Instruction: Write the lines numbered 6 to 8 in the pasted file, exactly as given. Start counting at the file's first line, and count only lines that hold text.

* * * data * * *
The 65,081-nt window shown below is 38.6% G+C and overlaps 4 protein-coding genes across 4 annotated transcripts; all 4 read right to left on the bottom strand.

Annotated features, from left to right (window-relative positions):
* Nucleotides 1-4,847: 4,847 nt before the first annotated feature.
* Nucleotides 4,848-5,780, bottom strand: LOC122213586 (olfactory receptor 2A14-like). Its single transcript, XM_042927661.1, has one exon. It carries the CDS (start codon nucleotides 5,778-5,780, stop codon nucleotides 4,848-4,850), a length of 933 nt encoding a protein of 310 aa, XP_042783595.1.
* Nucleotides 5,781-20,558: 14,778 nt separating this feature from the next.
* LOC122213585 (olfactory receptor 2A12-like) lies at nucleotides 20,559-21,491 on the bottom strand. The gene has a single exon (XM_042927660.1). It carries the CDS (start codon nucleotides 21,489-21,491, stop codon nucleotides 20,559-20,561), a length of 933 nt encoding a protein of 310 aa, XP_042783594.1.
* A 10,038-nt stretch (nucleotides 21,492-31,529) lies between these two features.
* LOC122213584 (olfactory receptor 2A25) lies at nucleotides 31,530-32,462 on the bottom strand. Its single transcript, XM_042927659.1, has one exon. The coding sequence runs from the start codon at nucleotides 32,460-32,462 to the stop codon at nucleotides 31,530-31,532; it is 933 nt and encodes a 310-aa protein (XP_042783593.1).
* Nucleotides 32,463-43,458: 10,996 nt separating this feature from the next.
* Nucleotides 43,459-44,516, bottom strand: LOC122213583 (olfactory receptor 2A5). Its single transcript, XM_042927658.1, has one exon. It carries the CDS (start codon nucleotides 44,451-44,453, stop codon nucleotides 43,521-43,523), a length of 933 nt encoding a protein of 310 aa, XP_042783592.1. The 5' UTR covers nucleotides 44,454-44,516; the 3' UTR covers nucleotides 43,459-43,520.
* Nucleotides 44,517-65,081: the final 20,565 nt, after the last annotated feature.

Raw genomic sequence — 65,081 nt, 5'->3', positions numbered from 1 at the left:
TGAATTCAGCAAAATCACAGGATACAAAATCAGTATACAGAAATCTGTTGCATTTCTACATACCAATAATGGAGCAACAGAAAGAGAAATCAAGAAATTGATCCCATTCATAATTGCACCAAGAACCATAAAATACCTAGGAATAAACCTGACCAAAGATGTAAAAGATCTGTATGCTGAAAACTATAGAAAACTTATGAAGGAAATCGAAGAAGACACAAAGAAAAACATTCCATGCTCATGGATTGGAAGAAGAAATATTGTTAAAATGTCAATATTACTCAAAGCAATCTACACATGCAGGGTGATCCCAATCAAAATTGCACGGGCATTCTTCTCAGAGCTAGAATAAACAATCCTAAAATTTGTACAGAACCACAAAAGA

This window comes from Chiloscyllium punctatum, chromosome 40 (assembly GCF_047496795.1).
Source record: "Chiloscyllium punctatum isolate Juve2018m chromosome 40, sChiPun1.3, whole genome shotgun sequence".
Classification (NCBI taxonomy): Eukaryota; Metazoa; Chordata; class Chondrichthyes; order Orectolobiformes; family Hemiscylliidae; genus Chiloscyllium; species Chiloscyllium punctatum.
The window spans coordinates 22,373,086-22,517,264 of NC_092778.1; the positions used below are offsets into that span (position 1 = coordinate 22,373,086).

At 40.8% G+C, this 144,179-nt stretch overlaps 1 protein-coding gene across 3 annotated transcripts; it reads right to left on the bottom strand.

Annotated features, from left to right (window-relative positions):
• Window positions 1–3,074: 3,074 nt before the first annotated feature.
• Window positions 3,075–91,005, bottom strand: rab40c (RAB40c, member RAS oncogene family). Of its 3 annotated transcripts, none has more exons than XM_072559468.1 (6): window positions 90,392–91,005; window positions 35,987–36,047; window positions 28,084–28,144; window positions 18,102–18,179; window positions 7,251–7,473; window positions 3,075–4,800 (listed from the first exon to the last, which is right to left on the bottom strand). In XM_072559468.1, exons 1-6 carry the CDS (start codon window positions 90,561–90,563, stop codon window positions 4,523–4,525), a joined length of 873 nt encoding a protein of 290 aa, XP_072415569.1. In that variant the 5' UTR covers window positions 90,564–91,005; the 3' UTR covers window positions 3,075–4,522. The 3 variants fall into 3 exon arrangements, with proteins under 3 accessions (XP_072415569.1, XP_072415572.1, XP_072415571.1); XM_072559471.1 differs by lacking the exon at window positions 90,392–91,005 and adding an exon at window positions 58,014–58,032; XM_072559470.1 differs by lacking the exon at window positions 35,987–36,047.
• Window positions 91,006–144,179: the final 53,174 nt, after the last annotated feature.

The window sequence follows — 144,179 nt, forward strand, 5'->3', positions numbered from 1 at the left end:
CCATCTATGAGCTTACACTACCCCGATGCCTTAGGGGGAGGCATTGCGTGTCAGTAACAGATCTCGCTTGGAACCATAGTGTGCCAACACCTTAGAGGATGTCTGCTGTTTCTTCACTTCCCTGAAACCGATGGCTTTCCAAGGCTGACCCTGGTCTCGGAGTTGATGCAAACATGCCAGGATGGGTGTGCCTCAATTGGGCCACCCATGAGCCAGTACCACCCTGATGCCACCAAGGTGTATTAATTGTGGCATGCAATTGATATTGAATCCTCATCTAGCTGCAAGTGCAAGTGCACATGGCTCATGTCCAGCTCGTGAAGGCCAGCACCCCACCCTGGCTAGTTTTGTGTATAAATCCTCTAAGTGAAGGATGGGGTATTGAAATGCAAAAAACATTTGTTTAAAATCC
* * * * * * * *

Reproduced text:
* LOC122213585 (olfactory receptor 2A12-like) lies at nucleotides 20,559-21,491 on the bottom strand. The gene has a single exon (XM_042927660.1). It carries the CDS (start codon nucleotides 21,489-21,491, stop codon nucleotides 20,559-20,561), a length of 933 nt encoding a protein of 310 aa, XP_042783594.1.
* A 10,038-nt stretch (nucleotides 21,492-31,529) lies between these two features.
* LOC122213584 (olfactory receptor 2A25) lies at nucleotides 31,530-32,462 on the bottom strand. Its single transcript, XM_042927659.1, has one exon. The coding sequence runs from the start codon at nucleotides 32,460-32,462 to the stop codon at nucleotides 31,530-31,532; it is 933 nt and encodes a 310-aa protein (XP_042783593.1).